Thursday, March 12, 2015

Chillicothe Campus students learn how to dress for success in job interviews and other professional settings



OU-C students recently received expert advice on how to tailor their attire accordingly and dress for success when interviewing for jobs. Debbie Bettendorf, who operates “Find Your Fabulous,” a local fashion-consulting business, shared her expertise with students in the Applied Development Class.

Bettendorf, who graduated from Ohio University with a business degree, emphasized the importance that the right attire can play in making a good first impression as well as tips on shopping on a budget.

“I want to be able to level the playing field. People who shop on a budget should have the same opportunities as someone who can afford to spend more,” Bettendorf said in a recent newspaper article about her chosen profession.

Bettendorf noted the importance of job-seekers selecting clothes that best fit them and the situation, rather than going with the current fad, emphasizing a classic look.

“The person interviewing you will make the first impression of you within 30 seconds,” she said.

She also noted the importance of preparedness.

“Prepare for interviews well in advance and be ready.  You never know when opportunity will present itself. Plus, when you are prepared, you are more confident,” Bettendorf said.

As class instructor Martha Tanedo, Career Counselor at OU-C, points out, selecting the proper outfit is one of many nuances that add up when students are looking to land an entry-level job or internship; and the endeavor often begins prior to a formal face-to-face meeting. Her class focuses on many concrete steps students can take to better position themselves in the competitive job market and also make the most of these opportunities in advancing in their careers.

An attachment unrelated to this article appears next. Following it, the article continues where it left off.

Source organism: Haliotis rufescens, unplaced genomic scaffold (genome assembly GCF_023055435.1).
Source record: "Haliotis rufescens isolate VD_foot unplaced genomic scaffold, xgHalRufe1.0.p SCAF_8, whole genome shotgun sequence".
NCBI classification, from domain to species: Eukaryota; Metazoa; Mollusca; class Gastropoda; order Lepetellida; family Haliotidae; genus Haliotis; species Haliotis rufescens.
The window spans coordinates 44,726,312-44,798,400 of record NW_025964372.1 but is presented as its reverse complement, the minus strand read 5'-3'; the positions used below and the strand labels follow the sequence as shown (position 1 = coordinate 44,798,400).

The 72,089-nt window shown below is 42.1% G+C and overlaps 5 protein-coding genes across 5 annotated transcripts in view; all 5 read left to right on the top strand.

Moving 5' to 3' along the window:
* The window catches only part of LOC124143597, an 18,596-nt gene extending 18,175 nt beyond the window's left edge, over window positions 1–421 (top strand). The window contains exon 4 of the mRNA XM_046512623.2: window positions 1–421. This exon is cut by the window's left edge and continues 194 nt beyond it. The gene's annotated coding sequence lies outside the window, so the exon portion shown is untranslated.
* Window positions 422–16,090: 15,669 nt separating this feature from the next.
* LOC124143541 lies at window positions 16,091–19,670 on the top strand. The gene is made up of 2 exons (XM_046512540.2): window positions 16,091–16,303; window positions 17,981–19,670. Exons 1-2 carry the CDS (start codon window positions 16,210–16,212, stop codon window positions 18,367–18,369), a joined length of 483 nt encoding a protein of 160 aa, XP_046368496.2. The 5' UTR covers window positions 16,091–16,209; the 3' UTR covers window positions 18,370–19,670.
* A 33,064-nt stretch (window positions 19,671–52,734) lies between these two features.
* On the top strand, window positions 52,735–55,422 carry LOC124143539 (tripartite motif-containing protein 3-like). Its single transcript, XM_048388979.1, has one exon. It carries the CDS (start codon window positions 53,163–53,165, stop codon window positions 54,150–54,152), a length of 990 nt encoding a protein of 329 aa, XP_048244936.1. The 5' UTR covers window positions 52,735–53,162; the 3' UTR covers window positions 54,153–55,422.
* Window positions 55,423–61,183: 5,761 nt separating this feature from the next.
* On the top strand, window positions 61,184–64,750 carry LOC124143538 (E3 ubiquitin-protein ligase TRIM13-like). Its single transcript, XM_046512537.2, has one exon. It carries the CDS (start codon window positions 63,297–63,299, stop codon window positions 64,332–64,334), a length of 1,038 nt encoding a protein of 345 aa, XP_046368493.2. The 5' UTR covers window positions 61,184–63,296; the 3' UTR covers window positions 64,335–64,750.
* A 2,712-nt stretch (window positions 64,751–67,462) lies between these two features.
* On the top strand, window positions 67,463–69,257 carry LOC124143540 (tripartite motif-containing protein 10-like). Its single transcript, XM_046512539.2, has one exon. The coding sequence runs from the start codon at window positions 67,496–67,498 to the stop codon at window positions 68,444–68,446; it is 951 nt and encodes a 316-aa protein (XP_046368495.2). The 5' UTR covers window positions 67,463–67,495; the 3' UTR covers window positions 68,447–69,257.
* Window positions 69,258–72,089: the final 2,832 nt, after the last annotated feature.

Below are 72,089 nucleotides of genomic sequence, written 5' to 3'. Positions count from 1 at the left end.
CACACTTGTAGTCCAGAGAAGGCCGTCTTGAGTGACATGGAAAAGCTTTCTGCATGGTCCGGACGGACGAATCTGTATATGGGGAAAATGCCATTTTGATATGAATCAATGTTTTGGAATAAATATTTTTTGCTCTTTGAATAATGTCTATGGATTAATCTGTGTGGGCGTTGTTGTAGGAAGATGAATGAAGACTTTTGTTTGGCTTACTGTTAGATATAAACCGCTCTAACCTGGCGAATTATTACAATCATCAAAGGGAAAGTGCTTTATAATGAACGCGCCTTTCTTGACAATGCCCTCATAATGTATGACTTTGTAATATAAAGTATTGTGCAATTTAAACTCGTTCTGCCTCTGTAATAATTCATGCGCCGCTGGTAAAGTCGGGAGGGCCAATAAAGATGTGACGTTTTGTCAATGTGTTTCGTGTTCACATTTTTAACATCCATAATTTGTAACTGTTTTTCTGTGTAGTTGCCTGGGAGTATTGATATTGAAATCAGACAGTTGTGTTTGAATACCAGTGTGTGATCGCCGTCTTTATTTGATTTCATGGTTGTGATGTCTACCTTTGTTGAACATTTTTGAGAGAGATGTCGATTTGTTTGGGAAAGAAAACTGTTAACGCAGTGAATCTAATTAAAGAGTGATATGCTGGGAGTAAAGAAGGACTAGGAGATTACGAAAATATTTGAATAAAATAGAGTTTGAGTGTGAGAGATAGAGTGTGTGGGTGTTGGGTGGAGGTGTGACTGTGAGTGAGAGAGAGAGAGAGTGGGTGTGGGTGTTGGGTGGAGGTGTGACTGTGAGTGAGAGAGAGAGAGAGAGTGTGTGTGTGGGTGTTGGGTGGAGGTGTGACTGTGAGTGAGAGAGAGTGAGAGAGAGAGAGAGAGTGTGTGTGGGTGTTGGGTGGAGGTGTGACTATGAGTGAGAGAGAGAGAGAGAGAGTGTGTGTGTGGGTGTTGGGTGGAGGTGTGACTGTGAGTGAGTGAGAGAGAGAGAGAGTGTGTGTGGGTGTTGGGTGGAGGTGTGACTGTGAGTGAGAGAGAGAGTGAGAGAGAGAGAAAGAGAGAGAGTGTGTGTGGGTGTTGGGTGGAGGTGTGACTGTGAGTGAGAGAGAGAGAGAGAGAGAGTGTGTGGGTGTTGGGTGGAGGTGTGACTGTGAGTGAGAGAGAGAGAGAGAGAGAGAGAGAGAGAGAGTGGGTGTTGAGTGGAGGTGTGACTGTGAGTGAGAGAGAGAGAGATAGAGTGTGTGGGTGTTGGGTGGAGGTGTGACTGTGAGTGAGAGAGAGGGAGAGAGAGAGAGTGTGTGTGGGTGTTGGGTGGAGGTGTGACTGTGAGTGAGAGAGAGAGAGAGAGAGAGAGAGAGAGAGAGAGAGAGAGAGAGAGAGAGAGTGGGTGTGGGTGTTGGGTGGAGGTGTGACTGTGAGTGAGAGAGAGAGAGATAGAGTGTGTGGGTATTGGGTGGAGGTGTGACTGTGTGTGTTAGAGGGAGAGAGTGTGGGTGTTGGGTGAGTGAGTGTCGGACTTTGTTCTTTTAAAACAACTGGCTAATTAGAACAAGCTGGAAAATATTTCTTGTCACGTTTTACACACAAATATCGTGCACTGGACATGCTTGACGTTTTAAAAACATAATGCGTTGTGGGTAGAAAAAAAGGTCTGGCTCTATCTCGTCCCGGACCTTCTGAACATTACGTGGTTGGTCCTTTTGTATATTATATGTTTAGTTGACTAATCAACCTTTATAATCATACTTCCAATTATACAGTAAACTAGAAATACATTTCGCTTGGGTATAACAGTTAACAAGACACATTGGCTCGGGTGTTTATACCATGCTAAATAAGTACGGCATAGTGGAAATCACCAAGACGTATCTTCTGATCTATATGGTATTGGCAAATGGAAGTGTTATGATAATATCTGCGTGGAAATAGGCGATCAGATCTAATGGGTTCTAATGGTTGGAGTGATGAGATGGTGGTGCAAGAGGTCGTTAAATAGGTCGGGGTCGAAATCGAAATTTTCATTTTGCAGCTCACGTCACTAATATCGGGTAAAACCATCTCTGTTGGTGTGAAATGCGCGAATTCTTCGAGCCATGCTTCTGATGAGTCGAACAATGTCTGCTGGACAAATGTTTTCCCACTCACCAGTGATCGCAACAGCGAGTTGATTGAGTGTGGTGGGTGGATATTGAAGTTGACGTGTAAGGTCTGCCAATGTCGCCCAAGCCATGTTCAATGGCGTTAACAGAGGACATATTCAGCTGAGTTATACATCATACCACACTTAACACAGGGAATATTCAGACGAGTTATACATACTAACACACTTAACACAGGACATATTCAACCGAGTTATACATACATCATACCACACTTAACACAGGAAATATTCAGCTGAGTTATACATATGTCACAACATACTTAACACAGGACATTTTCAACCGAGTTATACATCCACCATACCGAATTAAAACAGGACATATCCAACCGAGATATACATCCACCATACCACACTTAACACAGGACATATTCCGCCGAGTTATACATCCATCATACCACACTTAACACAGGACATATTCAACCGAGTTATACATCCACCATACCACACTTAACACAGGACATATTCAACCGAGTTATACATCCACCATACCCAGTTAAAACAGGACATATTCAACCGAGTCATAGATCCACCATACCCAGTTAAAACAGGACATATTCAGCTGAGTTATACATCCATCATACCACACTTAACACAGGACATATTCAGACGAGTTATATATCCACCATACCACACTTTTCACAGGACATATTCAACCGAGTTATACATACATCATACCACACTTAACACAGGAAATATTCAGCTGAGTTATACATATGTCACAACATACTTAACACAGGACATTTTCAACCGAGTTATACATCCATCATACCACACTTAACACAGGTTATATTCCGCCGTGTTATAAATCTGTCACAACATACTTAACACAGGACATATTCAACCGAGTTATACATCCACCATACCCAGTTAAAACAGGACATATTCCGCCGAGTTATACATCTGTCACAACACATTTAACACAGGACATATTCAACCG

“Students need to realize that opinions are being formed of them on many levels even before they are seen in person,” Tanedo said. “In class we cover ‘branding’ or professional image and discuss online image, email and phone etiquette as well as physical appearance.”

“First impressions are critical and can influence an employer before the first interview question is asked,” Tanedo said. “Learning to present yourself professionally takes practice. Students are familiar with their social persona but they don't have as much opportunity to develop their professional side.  Additionally, most college students have a limited budget so it is a challenge to put together a business professional look.  We identify ways to do that as well as ways to change a less professional piece into something that would work in a professional environment.”

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